Sinclair's _The Jungle_ is best known for its graphic and grisly details of the meat packing industry and the hazzards its products presented the public. This is all true, and those who are interested in looking for these descriptions will not be disappointed in the original edition of the book. However, there is another side to the story, one that is frequently overlooked: the social cost of industrialization, and the de-humanization of the labor force.
Equally horrifying to the processing of the food is the abominable working conditions and maladies those who worked in the packinghouses suffered - from those who de-boned shanks (with thier stubs of a thumb), to the workers who removed the hides from the caracasses (their hands all but eaten away from the chemicals they worked in) - and the list goes on and on ... not to mention the daily struggles the immigrants faced, at constant risk of being swindled or abused.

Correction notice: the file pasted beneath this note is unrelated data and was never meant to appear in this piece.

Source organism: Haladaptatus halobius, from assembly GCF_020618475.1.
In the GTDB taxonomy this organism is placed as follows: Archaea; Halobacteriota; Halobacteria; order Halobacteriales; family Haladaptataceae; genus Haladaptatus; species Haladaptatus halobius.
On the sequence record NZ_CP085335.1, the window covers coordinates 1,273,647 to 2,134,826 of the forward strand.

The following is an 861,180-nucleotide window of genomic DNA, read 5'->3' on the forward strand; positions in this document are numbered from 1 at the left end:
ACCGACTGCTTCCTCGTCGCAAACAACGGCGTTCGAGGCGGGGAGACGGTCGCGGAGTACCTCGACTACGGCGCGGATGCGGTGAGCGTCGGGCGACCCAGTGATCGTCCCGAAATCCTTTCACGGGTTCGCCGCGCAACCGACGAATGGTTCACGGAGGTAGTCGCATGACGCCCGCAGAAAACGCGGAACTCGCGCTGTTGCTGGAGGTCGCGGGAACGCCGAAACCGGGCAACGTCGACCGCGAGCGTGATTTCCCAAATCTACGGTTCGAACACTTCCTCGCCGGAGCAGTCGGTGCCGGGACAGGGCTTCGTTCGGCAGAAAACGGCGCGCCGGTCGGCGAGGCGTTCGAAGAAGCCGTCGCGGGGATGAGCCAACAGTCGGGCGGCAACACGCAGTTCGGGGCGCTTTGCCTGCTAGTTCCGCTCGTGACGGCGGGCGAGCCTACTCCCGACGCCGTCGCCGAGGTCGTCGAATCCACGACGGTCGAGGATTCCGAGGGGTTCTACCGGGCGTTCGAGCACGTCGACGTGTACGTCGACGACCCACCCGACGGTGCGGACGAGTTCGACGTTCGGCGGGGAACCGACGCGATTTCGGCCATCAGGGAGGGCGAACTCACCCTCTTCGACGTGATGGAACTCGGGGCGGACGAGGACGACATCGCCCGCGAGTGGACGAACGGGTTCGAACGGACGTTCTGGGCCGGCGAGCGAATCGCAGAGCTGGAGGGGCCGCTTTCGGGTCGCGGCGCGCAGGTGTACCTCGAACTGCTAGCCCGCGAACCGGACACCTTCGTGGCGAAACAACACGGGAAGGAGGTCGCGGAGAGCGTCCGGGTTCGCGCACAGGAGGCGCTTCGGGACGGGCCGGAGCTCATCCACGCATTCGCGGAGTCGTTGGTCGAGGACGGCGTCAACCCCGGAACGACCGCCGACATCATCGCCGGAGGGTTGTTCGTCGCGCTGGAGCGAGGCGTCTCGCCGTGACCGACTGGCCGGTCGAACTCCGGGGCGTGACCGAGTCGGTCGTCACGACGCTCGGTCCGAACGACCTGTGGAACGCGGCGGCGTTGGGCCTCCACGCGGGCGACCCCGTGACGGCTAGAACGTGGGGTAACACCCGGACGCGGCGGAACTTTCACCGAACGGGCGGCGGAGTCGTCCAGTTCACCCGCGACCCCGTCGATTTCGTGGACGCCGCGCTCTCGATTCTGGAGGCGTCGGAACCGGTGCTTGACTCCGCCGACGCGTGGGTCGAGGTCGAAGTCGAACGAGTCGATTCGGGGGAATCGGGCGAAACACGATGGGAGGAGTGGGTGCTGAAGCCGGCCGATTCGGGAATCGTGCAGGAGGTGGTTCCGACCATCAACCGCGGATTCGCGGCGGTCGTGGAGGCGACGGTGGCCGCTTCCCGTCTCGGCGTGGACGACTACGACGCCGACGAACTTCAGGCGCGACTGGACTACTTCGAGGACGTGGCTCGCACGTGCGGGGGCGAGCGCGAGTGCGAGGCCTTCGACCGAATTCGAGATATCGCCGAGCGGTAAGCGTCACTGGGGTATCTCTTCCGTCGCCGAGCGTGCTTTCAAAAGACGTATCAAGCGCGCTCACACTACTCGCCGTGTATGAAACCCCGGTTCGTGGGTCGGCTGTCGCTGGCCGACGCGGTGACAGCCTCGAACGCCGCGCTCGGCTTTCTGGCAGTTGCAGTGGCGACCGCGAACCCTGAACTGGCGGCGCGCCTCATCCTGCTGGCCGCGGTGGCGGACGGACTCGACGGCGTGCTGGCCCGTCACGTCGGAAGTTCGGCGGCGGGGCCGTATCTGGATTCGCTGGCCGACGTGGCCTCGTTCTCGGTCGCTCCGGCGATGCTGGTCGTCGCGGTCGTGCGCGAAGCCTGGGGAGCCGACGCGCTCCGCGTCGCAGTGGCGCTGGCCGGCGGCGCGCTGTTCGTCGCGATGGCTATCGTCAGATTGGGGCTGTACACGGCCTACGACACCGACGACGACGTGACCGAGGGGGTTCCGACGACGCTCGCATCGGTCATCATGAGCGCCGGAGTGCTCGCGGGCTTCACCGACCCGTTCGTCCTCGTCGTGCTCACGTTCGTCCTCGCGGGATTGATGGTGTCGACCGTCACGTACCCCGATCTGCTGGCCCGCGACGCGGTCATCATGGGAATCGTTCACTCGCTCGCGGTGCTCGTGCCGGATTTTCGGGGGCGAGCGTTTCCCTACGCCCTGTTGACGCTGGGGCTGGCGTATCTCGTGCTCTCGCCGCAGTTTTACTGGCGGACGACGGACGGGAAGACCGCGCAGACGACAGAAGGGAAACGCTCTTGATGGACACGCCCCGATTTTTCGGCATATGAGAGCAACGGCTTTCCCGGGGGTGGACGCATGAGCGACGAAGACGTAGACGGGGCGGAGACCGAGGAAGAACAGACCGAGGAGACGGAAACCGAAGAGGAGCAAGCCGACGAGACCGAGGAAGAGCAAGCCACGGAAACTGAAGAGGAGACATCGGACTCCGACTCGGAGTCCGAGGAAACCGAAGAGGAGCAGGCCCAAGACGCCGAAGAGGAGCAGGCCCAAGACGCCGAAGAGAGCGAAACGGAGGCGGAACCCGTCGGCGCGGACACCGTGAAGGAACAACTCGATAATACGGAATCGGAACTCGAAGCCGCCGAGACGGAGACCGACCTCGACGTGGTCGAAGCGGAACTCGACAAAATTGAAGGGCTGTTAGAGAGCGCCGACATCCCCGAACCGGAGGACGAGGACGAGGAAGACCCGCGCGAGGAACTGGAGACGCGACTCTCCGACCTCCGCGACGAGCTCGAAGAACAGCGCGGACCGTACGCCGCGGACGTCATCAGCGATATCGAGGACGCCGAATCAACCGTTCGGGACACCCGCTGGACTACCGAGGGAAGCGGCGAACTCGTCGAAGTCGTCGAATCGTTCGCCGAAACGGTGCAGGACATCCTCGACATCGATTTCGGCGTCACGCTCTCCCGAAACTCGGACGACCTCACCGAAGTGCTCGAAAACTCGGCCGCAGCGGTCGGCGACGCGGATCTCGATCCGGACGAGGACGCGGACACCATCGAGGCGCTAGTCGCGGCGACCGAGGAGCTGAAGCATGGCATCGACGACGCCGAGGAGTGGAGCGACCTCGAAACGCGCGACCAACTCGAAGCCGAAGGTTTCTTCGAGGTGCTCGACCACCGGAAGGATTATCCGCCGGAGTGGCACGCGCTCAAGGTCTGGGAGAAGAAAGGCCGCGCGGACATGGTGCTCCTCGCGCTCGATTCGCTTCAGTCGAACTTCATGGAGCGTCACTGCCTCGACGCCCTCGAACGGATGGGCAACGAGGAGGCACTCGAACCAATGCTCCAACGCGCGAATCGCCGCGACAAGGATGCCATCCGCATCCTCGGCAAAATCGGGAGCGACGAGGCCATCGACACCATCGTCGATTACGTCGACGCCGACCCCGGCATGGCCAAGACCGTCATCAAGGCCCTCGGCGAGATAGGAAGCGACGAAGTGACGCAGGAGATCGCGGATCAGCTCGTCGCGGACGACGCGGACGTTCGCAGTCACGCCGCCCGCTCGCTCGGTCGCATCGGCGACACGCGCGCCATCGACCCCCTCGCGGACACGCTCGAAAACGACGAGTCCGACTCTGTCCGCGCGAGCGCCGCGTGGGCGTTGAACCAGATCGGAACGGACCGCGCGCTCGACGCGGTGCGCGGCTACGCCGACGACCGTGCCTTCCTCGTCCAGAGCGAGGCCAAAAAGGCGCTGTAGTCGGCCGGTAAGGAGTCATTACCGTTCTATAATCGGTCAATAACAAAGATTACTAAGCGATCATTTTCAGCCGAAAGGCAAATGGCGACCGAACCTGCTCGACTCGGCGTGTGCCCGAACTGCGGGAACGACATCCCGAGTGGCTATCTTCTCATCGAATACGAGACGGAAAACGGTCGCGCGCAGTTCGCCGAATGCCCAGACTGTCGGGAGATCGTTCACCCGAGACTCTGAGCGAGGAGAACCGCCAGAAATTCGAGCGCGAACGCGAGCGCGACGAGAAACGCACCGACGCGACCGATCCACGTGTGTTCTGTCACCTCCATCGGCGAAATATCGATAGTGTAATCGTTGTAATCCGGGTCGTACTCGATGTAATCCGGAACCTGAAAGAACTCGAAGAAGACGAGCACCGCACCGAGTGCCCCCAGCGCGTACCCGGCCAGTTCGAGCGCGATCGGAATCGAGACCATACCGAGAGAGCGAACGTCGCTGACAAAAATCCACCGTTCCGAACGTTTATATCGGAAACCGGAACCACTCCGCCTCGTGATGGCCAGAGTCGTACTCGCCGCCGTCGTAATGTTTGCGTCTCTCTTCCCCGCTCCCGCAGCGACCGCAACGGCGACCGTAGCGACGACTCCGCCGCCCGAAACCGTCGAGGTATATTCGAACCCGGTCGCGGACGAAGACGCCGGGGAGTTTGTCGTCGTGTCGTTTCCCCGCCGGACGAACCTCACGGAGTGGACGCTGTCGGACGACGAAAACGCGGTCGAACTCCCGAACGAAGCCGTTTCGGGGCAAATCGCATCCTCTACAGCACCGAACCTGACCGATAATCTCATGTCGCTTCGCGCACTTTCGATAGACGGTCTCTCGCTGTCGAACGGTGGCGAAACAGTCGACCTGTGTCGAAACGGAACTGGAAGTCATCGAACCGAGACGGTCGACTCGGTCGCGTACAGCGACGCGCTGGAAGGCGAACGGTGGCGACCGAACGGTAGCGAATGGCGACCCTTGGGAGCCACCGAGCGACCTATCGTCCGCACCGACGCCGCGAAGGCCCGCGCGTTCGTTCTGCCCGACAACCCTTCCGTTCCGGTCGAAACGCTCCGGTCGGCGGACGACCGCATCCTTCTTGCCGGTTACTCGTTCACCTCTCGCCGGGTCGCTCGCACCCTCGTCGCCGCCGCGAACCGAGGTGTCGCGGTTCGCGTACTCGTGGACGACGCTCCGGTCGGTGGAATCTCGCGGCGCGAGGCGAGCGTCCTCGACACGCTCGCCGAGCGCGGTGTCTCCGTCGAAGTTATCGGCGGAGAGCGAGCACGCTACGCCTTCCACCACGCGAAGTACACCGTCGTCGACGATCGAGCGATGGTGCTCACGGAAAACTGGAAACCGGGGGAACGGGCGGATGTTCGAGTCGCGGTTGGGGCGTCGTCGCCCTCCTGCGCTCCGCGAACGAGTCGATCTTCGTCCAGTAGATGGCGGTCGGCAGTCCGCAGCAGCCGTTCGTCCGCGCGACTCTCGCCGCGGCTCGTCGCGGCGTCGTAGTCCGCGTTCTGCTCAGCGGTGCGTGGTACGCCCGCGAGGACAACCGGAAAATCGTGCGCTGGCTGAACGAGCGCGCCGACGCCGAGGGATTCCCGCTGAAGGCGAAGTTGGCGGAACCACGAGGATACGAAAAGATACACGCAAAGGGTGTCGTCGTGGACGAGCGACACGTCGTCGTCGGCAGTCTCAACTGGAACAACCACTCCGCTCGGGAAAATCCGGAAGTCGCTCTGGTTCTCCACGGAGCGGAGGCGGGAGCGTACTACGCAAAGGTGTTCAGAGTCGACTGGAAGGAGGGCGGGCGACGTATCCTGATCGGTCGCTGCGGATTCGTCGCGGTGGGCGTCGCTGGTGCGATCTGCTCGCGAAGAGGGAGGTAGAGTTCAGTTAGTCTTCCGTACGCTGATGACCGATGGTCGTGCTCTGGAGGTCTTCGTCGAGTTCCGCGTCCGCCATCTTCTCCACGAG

Sinclair was a socialist, and his political leanings are apparent in his classic book - yet this does not detract from the story; in fact, I would argue it only strengthens the force of his words. It is a marvelous read, but you'll never look at a hotdog the same again.